were paid. Second Vice President Stephen
Vail of the Amalgamated Association of
Butchers and Meat Cutters was doclared
not guilty of the. charge and the case
against him was dismissed.
In addition to Mr. Stephens the following
named strikers were adjudged guilty of
contempt of court In violating the Injunc
tion order: Iuis Aulicks. J. Allcks.
Owen Benkin, Tom Budanls, Charles Beck
sel, John Becksel, Pete Bosman, Charles
Brown, O. L. Breman, W. Burns, Cun
ningham, Charles Carlson, Pete Dorse,
John Hughes, O. James. M. Kusek. J.
Kasky, William Kaln, Bert Lake, James
Moraves, Ed Mason, Dennis McLnln,
Oeorge Osborn, R. Poroskl, V. Quacken
bush, William Riley, James Sutherland,
Mike Sobelskl, A. W. Sulllvftn, A. C. Smith.
Ijivle Turney, H. B. Talbot, Lewis Weiss
and Chester Williams.
AH Get Same Sentence.
The sentences pronounced in the fore
going cases are that each must pay a fine
of 120 nnd his proportion of the costs of
the suit, and ' stand committed to the
county Jail until the fines and costs are
paid. Judge Munger granted a suspension
of sentence until October 8, to enable the
attorneys for the strikers to file the cue
tomary motion in the premises.
The plea of nonjurlsdlction In the case
of Frank Boserman was overruled, but
Judge Munger gave the attorneys for the
defense until October 8 to be heard further
upon the motion.
The decision of Judge Munger was of
considerable length and reviewed the test!
Referring to the charge against Mr. Vnll
Judge Munger said there was no evidence,
except that of the witness Jenree, against
Mr. Vail, nnd that Mr. Vall's testimony
wns of equal value to that of Jenree.
The original bill of complaint cited Ste-
phen Vnll, George Stephens nnd 173 other
strikers to appear and show cause why
they should not be committed for contempt
of court, In counseling and condoning the
violation of the order of Injunction Issued
by Judge Munger July 20, commanding the
strikers to refrain from interfering with
the employes of the packing plants, by
intimidation, picketing or other means that
would deter the men from seeking employ
ment at the packing plants In the places
of the strikers.
Of the 175 cited to appenr service was
secured upon hardly mere thnn hulf of
that number, and when the cases came to
final hearing only about sixty were brought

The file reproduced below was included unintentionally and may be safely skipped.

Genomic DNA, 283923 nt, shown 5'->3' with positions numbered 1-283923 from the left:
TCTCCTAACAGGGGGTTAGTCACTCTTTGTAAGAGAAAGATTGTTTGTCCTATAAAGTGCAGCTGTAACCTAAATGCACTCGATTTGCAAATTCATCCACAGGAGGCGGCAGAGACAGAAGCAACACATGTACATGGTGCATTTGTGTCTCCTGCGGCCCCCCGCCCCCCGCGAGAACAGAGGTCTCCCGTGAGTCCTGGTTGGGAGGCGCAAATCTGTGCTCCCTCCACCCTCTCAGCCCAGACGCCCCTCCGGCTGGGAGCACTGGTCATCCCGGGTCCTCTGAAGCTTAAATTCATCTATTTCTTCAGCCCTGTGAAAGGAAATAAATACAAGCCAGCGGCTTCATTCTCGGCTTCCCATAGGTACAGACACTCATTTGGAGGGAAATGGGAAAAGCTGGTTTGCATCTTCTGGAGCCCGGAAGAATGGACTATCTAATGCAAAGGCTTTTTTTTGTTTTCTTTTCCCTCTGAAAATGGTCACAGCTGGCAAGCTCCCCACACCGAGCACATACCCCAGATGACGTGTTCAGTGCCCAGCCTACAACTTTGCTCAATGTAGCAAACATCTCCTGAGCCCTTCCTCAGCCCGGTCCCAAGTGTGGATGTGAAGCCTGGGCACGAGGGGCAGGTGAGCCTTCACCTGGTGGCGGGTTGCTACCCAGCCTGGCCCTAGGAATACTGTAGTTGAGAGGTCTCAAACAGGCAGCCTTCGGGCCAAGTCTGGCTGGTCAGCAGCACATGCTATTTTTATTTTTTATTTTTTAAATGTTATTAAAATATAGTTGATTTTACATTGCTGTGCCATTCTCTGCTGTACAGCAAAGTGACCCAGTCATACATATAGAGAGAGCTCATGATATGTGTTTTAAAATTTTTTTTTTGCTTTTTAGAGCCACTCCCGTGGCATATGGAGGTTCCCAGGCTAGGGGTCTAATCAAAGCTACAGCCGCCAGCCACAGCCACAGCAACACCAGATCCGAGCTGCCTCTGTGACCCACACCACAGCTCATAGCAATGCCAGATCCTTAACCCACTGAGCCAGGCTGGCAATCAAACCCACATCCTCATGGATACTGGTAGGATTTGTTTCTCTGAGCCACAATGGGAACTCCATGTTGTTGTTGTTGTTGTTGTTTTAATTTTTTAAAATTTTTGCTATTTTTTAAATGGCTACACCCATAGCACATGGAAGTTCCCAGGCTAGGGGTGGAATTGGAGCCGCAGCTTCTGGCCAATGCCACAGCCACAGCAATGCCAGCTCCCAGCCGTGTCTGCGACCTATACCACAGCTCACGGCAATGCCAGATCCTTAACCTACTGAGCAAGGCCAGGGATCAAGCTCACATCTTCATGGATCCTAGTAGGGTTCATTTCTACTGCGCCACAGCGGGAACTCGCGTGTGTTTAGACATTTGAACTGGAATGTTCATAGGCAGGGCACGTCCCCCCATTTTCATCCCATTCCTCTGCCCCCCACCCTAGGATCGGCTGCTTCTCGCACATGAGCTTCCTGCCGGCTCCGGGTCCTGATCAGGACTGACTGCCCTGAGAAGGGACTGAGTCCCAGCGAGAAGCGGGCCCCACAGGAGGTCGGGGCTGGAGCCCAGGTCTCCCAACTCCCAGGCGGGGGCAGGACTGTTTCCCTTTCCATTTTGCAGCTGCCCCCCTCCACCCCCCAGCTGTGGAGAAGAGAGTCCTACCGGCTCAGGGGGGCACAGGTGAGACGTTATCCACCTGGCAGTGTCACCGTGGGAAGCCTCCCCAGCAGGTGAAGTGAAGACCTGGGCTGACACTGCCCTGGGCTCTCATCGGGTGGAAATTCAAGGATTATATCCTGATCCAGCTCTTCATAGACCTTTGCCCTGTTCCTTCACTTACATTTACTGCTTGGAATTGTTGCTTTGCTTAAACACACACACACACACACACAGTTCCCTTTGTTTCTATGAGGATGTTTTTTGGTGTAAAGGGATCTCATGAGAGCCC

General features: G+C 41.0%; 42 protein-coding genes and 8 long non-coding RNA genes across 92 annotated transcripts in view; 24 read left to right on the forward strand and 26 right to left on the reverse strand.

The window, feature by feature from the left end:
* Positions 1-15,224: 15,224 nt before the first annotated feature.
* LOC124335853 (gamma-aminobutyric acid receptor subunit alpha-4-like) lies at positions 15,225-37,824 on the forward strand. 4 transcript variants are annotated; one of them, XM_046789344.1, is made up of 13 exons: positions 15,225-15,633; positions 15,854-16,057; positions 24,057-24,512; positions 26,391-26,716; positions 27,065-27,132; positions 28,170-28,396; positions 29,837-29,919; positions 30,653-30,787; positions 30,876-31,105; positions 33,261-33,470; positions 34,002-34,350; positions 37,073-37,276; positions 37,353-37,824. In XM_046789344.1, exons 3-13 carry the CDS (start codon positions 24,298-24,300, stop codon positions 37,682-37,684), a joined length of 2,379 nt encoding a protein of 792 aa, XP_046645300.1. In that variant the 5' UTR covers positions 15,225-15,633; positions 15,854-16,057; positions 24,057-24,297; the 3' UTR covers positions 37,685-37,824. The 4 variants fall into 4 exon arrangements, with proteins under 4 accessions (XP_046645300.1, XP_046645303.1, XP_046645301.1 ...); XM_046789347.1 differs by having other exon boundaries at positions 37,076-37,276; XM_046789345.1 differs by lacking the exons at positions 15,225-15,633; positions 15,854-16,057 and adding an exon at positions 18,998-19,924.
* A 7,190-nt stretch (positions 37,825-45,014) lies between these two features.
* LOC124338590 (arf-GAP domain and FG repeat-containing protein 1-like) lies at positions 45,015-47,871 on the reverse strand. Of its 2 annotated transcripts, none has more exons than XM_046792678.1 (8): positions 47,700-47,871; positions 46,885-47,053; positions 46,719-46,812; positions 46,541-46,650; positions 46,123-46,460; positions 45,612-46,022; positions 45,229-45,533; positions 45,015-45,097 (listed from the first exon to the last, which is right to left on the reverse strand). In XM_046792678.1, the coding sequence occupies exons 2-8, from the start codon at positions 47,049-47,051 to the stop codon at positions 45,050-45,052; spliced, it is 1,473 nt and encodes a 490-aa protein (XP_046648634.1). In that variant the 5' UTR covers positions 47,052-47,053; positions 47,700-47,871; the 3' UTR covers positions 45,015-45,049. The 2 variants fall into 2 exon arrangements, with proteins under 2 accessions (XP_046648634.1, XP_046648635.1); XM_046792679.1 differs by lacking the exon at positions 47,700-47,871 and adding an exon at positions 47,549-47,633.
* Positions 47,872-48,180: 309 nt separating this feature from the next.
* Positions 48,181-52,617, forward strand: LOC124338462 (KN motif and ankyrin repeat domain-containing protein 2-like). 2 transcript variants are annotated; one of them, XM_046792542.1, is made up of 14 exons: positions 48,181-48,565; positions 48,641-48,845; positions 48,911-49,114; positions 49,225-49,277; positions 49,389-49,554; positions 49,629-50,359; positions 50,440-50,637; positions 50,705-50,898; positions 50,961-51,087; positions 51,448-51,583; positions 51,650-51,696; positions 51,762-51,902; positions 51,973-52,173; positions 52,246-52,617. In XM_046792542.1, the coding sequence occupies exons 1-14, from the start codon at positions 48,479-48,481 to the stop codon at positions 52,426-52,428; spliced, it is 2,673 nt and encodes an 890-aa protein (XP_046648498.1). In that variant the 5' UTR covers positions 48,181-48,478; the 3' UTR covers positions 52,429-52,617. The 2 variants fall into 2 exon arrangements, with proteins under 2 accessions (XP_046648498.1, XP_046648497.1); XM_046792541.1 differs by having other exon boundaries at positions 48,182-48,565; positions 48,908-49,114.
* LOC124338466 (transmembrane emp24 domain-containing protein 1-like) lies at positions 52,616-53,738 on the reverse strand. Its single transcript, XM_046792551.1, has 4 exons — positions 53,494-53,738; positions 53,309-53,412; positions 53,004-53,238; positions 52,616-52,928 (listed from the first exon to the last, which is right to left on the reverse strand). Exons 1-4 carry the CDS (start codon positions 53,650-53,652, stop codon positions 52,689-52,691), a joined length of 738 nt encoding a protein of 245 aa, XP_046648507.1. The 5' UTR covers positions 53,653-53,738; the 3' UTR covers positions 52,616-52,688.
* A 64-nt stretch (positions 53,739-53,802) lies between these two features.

to trial. Several of these were discharged
as not being strikers and one'or two others
were let go, as It was clearly shown they
did not Intend to violate the Injunction.
"This." said Judge Munger, "might be
accepted as a good defense In many cases
'But Intimidation does not require -physical
violence, and where parties participated In
the affairs of July 25, 2G and 27 they must
be adjudged guilty as charged in the com
In referring to the case of George Ste
phens, Judge Munger said:
"It Is clear the strike breakers were to be
Intimidated and were Invariably taken to
the headquarters of the strikers. It was
part of the plan to take them there, and It
Is .further shown they were talked to by
"In the case of Mr. Vail, while he was
the responsible head of the strikers, them
Is no evidence, except that of Jenree, that
he had counseled any .acts of Intimidation,
but that, on the other hand, he had acted
with the sheriff in enabling strike breakers
to enter the packing plants. None of the
strike breakers taken from the cars by the
strikers are shown to have reported to
him for instruction or Intimidation, or that
he had anything to do with any acts of
Intimidation, except in the Jenree testi
mony, nnd his own evidence completely
DRUNK W0RKER IN PRISON
Bunco Steerer Is Lauded and Dram
Sixty Dnjs In the Police
C. J. Marshall, characterized by the police
as being n professional drunk worker, has
been sentenced to sixty days by Acting Po
lice Judge Bachman.' Marshall was ar
raigned on a vagrancy charge, in the ab
sence of a more specific complaint against
him. Marshal: said he recently was a tele
graph operator at Panama, Neb., and had
been in Omaha four days. The arresting
officers say Marshall lays in wait for men
who have money and become drunk, steers
them around, and when they come back